Despite the schools’ popularity among the black poor, many elites frowned on the model. Rosenwald and Washington were criticized for building separate black schools that accommodated Jim Crow instead of pushing politically for the integration of white institutions. In reality, Rosenwald and Washington did both. Throughout his career, Washington funded legal challenges to racial discrimination. And Rosenwald financed a third of the litigation costs in Brown v. Board of Education, the 1954 Supreme Court case that declared public-school segregation unconstitutional. But the larger point is that both men realized that poor blacks at the time needed good teachers and quality schools, not white classmates.

Sadly, it’s a lesson that remains unlearned by many opponents of school reform today. The Obama administration has attacked school-voucher programs that upset the “racial balance” in public schools. Apparently, whether a classroom is diverse is more important than whether anyone is learning. Presidential hopeful Hillary Clinton has distanced herself lately from teacher evaluations that include student test scores. She has also walked back support for the charter-school model that her husband embraced when he was president.

President Obama and Mrs. Clinton reject these reforms out of deference to teachers unions, not because they’re ineffective or unpopular. The evidence is overwhelming that school choice helps low-income minorities the most. Still, Democrats have difficulty getting elected without support from groups like the National Education Association and the American Federation of Teachers, which are able to provide millions of campaign dollars and armies of volunteers to knock on doors and man phone banks on Election Day. In Rosenwald’s day, poor black students were second-class citizens under the law. Today, they’re just treated that way by politicians and interest groups with other priorities."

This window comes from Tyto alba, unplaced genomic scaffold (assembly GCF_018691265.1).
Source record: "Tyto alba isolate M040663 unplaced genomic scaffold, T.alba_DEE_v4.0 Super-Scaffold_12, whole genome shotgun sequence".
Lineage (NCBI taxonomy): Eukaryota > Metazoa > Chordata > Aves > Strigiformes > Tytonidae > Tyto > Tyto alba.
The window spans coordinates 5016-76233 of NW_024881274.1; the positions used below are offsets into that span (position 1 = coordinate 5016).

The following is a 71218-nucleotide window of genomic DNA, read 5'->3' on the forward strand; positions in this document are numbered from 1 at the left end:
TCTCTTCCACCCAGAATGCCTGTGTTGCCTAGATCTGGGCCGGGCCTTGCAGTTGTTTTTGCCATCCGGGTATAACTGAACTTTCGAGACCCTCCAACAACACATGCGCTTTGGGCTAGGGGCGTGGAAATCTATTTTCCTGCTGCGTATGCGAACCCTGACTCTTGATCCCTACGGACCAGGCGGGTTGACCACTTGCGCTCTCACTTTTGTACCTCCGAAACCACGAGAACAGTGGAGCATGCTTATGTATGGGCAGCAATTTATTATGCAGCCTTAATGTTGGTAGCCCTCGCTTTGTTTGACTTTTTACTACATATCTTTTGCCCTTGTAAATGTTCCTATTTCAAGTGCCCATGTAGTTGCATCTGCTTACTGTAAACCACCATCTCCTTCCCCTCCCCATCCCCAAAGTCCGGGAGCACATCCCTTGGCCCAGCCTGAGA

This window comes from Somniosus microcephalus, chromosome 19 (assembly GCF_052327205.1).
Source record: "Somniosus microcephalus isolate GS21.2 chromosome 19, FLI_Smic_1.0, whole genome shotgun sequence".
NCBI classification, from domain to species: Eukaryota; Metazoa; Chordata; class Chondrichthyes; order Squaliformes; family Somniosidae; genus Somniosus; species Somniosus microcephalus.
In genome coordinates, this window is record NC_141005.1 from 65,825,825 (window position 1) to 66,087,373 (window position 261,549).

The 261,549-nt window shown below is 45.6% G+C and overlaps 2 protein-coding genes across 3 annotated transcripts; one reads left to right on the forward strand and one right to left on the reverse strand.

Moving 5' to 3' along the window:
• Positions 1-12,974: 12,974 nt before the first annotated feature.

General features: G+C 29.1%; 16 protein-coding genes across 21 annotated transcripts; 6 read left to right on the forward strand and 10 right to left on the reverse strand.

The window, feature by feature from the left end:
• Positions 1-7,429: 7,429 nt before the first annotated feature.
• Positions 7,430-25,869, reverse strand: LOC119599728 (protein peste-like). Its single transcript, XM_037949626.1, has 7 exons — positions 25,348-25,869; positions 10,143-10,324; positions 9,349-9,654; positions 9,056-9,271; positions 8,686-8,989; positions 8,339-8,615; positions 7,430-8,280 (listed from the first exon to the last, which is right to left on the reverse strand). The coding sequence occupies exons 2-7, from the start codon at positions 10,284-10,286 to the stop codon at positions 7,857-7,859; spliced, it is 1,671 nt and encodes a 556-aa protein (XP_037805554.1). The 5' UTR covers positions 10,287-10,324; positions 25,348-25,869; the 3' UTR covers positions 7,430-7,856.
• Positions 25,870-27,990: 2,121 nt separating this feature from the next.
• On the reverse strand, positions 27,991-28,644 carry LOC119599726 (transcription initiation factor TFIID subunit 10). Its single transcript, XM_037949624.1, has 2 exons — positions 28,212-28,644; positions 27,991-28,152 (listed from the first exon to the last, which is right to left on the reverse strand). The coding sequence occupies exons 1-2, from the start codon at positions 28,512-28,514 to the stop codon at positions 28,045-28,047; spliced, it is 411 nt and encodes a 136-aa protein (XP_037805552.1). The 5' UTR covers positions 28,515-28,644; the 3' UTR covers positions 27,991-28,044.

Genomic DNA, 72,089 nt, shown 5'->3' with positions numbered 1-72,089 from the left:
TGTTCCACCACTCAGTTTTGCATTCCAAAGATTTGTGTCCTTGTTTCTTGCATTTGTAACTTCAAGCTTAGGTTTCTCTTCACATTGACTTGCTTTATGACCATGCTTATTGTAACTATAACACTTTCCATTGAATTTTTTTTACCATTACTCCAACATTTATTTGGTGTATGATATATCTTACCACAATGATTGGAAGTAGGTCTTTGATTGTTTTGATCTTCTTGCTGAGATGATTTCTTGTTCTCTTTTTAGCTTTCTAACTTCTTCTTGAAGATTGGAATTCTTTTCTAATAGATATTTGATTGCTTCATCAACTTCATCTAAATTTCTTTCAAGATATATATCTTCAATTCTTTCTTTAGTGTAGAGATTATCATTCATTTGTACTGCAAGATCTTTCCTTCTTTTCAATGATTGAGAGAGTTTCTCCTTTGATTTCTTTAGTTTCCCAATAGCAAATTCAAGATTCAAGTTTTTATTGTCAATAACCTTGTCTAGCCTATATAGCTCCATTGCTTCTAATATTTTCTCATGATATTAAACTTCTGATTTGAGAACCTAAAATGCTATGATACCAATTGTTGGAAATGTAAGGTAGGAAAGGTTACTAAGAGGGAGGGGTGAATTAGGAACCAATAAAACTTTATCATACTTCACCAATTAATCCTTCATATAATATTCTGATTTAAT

Summing Up 

President Obama's and President-to-be Hillary Clinton's opposition to vouchers, equal academic opportunity and school choice for all young Americans is just one more example of why politics sucks.

Ex-President Bill Clinton and soon-to-be ex-President Barack Obama will be doing everything possible to perpetuate the anti-school choice status quo while helping elect Hillary to the U.S. presidency in 2016. And to further enhance Hillary's already strong chances for a victory, young and minority voters will receive special attention and focus from both Clintons and Obama during the upcoming campaign.

My bet is that Hillary will emerge as the winner, regardless of who is chosen to be her Republican opponent. Throughout the campaign, President-to-be Hillary will pander to the teachers and other public sector union leaders by taking an anti-voucher and anti-free school choice position, even though that stance will be contrary to both the short and long term best interests of their targeted young and minority voters.

Nevertheless, these targeted young and minority voters will vote overwhelmingly to elect Hillary and thereby guarantee that the lack of a quality educational opportunity will do great harm to them and their kids for the rest of their lives.

Isn't life interesting?

And doesn't politics suck?

That's my take.

Thanks. Bob.